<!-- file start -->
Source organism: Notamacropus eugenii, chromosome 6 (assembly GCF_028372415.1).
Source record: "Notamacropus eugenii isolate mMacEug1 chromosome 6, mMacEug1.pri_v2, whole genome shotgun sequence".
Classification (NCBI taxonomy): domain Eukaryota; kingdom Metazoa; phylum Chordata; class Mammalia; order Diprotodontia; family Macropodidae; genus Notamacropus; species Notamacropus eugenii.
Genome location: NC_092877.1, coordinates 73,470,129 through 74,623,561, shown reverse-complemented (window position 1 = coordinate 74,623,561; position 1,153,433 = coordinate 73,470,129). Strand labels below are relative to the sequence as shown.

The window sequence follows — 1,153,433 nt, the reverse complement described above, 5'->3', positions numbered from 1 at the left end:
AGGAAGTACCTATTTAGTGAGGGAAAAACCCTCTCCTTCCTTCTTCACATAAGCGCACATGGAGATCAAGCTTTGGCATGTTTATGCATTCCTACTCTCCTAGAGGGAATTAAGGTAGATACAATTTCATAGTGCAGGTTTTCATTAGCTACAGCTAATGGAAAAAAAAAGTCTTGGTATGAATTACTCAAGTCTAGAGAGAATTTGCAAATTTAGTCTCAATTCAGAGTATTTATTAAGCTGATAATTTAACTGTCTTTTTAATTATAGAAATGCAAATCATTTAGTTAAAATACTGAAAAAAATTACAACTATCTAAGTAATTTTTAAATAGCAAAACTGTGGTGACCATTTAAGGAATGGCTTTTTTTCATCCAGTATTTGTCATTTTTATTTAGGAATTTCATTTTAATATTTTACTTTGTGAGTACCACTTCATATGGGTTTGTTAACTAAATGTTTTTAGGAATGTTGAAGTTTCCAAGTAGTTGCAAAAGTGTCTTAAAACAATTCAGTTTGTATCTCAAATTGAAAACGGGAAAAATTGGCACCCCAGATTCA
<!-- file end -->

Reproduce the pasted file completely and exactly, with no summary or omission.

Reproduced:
Source organism: Notamacropus eugenii, chromosome 6 (assembly GCF_028372415.1).
Source record: "Notamacropus eugenii isolate mMacEug1 chromosome 6, mMacEug1.pri_v2, whole genome shotgun sequence".
Classification (NCBI taxonomy): domain Eukaryota; kingdom Metazoa; phylum Chordata; class Mammalia; order Diprotodontia; family Macropodidae; genus Notamacropus; species Notamacropus eugenii.
Genome location: NC_092877.1, coordinates 73,470,129 through 74,623,561, shown reverse-complemented (window position 1 = coordinate 74,623,561; position 1,153,433 = coordinate 73,470,129). Strand labels below are relative to the sequence as shown.

The window sequence follows — 1,153,433 nt, the reverse complement described above, 5'->3', positions numbered from 1 at the left end:
AGGAAGTACCTATTTAGTGAGGGAAAAACCCTCTCCTTCCTTCTTCACATAAGCGCACATGGAGATCAAGCTTTGGCATGTTTATGCATTCCTACTCTCCTAGAGGGAATTAAGGTAGATACAATTTCATAGTGCAGGTTTTCATTAGCTACAGCTAATGGAAAAAAAAAGTCTTGGTATGAATTACTCAAGTCTAGAGAGAATTTGCAAATTTAGTCTCAATTCAGAGTATTTATTAAGCTGATAATTTAACTGTCTTTTTAATTATAGAAATGCAAATCATTTAGTTAAAATACTGAAAAAAATTACAACTATCTAAGTAATTTTTAAATAGCAAAACTGTGGTGACCATTTAAGGAATGGCTTTTTTTCATCCAGTATTTGTCATTTTTATTTAGGAATTTCATTTTAATATTTTACTTTGTGAGTACCACTTCATATGGGTTTGTTAACTAAATGTTTTTAGGAATGTTGAAGTTTCCAAGTAGTTGCAAAAGTGTCTTAAAACAATTCAGTTTGTATCTCAAATTGAAAACGGGAAAAATTGGCACCCCAGATTCA